Icon of St. Alexandra of Rome - (1AR24)

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Commemorated on April 21

The wife of a ruler – whether president, prime minister, king or emperor – can lead a difficult life. She is expected to be diplomatic at all times, to be unmoved by the criticisms given her husband, to be a gracious hostess, and to support worthy charitable causes. She is constantly scrutinized for her attire, her demeanor in public, and the opinions which she only rarely expresses. We would say that the wife of a ruler would have to be a saint!

In the first centuries of the Christian Church, there was such a woman and she was truly a saint. St. Alexandra was the wife of the Emperor Diocletian, who has been remembered in all the centuries since his death as the most cruel persecutor of Christians that the world has known.

Diocletian had risen to power through military service, and while he continued to be engaged in numerous military conflicts, Alexandra went about her public tasks with dignity and gained the respect of the people. The Emperor first appointed a co-ruler, Maximian, and they divided territory and responsibilities between them. Later (in 293), a tetrarchy was formed with Constantius (who was married to Maximian’s daughter, Theodora) and Galeria (whose wife was Valeria, the daughter of Diocletian and Alexandra) joining the other two in responsibility for the Empire.

The year 299 was the beginning of much torment for Christians. Diocletian and Galeria sacrificed to the Roman gods and sought a prediction for the future. The pagan priests, attempting to find portents in the entrails of slaughtered animals, claimed that they were unable to predict the future because of the Christians in the imperial household. There was an immediate order for all associated with the royal household to sacrifice to the gods and letters were sent to all military commanders demanding that the army be purged of Christian soldiers. It was in this purgation that George – who had been a high-ranking, decorated member of the military – declared himself a Christian and was imprisoned and tortured.

When Alexandra heard of disturbances among the military forces and in the prisons, she thought it her royal duty to investigate in case there was something she could do to alleviate any unpleasantness. What she found changed her life. She met the former soldier, George, in his prison cell after he had endured severe torture. Alexandra found that he was strangely calm, despite apparent pain, and she asked to speak with him about his motivation. The man who was to become a revered saint of the Church quietly told the empress about our Savior, his teachings about love, his miracles of healing, his Crucifixion and his Resurrection from the dead. Alexandra was mesmerized and her heart was opened to see the truth of Christianity. When George was sentenced to be beheaded, the Empress professed her belief in Christ to her husband.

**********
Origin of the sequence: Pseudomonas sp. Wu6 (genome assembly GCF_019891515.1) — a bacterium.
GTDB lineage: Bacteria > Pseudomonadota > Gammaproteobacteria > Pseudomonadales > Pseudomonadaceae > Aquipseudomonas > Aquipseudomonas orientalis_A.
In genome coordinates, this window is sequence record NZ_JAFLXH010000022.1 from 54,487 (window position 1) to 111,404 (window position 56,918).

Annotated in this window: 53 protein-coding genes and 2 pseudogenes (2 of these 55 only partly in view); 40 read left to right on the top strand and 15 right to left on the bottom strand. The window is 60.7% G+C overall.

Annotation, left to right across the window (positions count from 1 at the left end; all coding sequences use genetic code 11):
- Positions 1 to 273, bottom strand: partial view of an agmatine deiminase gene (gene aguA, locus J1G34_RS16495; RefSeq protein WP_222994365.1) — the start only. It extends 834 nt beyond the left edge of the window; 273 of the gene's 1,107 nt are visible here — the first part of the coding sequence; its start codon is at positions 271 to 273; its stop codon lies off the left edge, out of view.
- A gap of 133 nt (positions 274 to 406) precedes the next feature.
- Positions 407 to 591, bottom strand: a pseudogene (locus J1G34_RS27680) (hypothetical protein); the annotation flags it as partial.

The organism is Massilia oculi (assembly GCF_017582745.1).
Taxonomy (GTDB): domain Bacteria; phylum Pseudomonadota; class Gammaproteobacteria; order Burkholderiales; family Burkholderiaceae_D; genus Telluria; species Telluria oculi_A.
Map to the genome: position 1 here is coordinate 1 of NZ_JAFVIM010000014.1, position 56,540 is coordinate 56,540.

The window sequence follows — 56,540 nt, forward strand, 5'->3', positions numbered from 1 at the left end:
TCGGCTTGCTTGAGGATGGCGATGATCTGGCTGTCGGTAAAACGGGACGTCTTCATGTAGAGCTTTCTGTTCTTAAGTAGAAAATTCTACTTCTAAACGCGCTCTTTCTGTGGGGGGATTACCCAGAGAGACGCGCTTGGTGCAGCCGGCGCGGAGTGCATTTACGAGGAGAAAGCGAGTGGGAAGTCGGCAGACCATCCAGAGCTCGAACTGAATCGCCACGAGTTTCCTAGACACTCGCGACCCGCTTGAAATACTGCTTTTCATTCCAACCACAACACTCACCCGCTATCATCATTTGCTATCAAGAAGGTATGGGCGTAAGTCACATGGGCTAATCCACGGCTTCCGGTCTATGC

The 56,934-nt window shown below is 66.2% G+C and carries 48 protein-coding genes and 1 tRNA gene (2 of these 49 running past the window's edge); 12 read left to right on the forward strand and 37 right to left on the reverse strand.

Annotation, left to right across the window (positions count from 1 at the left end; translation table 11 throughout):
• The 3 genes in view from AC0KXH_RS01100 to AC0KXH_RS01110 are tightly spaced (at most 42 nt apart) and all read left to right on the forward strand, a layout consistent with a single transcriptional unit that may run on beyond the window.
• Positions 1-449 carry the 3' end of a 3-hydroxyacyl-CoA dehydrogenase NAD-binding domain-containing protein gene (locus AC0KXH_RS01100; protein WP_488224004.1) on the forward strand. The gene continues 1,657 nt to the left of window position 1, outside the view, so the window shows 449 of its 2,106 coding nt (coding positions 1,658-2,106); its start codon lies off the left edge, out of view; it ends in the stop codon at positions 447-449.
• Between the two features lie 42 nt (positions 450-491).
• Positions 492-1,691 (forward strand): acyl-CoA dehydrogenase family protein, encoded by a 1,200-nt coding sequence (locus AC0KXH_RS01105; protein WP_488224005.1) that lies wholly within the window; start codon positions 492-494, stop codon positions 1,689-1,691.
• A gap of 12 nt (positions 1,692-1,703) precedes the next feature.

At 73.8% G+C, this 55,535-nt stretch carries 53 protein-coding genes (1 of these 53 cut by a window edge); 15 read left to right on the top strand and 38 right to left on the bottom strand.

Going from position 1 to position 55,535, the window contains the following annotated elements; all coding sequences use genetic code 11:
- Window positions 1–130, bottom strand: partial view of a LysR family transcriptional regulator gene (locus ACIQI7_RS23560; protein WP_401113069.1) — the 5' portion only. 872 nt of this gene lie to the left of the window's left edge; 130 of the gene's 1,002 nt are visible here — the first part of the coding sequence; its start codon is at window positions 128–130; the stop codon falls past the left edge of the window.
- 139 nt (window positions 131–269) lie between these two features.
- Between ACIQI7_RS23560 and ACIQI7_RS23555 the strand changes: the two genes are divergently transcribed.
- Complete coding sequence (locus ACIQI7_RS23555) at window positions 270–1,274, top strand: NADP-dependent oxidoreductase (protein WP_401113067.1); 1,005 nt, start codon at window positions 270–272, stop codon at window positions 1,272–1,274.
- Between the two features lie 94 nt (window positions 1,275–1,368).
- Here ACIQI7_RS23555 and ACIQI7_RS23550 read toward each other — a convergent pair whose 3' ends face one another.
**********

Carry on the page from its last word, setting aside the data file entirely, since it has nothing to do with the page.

This was not what Diocletian wished to hear. He was angry with his wife for being “taken in” by the Christian sectarians. He was shocked by her willingness to give up the traditional religion of Rome and embarrassed by her public proclamation.

In some versions of St. Alexandra’s life, this is where the story ends. She was ordered to be imprisoned and also beheaded but she died of natural causes in her cell two days before the execution of St. George. In other accounts, exile is given as Alexandra’s punishment and she retreated to Syria to live. She was banned from the imperial palaces and public duties but was able to quietly practice her new-found faith.

Diocletian increased his persecution of Christians as well as adherents of other religions, particularly the Manicheans (who had sympathizers in Persia, Rome’s arch enemy). In Antioch, a deacon refused to sacrifice to the Roman gods and had his tongue cut out before being killed; a newly-constructed church in Nicomedia was torn down, the Scriptures burned and the liturgical vessels stolen by the government. Galeria was even more fervent than Diocletian in his hatred for Christians and everything bad that occurred (such as two fires in an imperial palace) was blamed on them. Tortures and executions were increased.

Diocletian resigned as Emperor in 305 and retired to his homeland of Dalmatia. There he tended to his garden, living in his palace in what is now the city of Split, Croatia until his death in 311. One of the great ironies of history is that the mausoleum which Diocletian, the great persecutor, built for himself in this palace was later turned into a Christian cathedral.

Meanwhile, in the ever-changing political landscape of the Roman Empire, Galeria also died and the new Emperor, Maximinus, wanted Valeria for his wife. She refused and so he banished her to live with her mother in Syria. Soon Licinius and Constantine were emperors.

By this time an edict of toleration for Christians had been published and Alexandra and Valeria felt safe in returning to Nicomedia. But Licinius – who had co-signed the Edict of Milan with St. Constantine – did not honor his agreement and ordered that the former empresses should be beheaded as common criminals, enemies of the state because of their faith in Jesus Christ.

Like the soldier whose courage in the face of torture and death had inspired her eleven years earlier, St. Alexandra received the crown of martyrdom in the year 314. Her body and that of her daughter were thrown into the sea to prevent veneration of her relics by other Christians. We honor St. Alexandra on April 21 (or on April 23). May she intercede for all who are persecuted for their faith, for all who are married to rulers, and may holy Alexandra pray for us.